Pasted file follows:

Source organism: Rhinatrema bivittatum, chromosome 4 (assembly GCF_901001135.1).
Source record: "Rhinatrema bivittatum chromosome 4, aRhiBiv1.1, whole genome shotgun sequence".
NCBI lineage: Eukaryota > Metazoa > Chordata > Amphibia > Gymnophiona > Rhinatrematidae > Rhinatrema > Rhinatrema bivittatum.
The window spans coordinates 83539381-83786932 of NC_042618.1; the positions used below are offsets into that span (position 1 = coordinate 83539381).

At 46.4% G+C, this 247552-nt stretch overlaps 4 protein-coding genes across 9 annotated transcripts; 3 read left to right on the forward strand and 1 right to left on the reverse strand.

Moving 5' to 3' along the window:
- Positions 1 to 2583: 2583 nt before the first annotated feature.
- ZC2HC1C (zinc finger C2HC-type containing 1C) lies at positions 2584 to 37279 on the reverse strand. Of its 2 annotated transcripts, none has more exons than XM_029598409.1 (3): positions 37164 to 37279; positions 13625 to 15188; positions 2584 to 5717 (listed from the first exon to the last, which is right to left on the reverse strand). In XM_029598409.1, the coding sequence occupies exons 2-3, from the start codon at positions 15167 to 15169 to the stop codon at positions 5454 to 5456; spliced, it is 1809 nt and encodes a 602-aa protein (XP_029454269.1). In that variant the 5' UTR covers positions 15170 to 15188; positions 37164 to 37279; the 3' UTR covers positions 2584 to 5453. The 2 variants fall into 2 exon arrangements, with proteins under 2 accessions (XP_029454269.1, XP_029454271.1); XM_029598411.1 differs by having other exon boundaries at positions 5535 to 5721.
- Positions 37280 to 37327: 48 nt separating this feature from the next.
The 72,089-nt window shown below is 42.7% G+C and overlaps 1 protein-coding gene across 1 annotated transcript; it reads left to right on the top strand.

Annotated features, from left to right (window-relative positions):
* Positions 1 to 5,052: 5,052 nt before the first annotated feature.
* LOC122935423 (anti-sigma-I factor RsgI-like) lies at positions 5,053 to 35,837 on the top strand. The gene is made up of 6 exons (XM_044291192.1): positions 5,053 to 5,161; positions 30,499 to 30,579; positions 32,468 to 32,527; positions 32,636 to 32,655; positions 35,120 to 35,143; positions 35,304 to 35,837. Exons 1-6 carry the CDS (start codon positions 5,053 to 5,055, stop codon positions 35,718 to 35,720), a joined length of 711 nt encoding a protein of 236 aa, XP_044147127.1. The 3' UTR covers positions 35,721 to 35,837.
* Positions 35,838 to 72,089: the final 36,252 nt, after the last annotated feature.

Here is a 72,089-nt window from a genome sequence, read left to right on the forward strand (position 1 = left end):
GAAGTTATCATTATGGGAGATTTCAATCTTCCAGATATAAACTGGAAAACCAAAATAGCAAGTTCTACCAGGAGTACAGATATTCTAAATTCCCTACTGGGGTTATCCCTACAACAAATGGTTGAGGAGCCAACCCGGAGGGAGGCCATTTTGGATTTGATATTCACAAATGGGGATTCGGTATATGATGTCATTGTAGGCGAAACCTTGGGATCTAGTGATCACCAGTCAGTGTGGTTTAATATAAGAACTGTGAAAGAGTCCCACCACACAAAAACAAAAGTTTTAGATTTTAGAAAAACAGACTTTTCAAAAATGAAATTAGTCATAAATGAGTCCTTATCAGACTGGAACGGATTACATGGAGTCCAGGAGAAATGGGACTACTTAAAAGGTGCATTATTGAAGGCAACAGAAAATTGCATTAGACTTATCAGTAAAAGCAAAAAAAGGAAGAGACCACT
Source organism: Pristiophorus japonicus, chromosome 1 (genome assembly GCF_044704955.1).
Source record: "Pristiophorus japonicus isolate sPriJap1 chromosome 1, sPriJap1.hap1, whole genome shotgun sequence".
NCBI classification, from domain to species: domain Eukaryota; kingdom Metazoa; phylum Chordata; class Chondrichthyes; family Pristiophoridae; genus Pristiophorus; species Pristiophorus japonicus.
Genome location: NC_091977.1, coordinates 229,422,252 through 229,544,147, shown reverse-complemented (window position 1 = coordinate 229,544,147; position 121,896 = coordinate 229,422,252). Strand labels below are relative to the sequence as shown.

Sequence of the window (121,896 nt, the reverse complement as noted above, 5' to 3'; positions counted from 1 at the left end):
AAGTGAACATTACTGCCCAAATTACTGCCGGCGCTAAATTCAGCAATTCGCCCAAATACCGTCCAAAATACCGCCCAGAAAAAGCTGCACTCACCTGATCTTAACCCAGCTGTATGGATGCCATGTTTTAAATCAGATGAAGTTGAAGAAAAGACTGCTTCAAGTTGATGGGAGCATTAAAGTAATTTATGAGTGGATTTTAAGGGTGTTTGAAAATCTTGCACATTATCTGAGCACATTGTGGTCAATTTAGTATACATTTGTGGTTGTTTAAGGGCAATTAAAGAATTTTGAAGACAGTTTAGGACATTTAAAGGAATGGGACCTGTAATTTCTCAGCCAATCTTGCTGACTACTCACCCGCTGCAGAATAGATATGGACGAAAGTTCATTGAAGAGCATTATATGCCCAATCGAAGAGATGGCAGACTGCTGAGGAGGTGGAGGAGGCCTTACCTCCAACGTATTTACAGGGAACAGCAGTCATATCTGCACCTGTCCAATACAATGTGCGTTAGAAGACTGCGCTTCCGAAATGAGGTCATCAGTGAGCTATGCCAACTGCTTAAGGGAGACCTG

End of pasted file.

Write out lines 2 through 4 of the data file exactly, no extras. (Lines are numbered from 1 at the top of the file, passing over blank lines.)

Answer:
Source record: "Rhinatrema bivittatum chromosome 4, aRhiBiv1.1, whole genome shotgun sequence".
NCBI lineage: Eukaryota > Metazoa > Chordata > Amphibia > Gymnophiona > Rhinatrematidae > Rhinatrema > Rhinatrema bivittatum.
The window spans coordinates 83539381-83786932 of NC_042618.1; the positions used below are offsets into that span (position 1 = coordinate 83539381).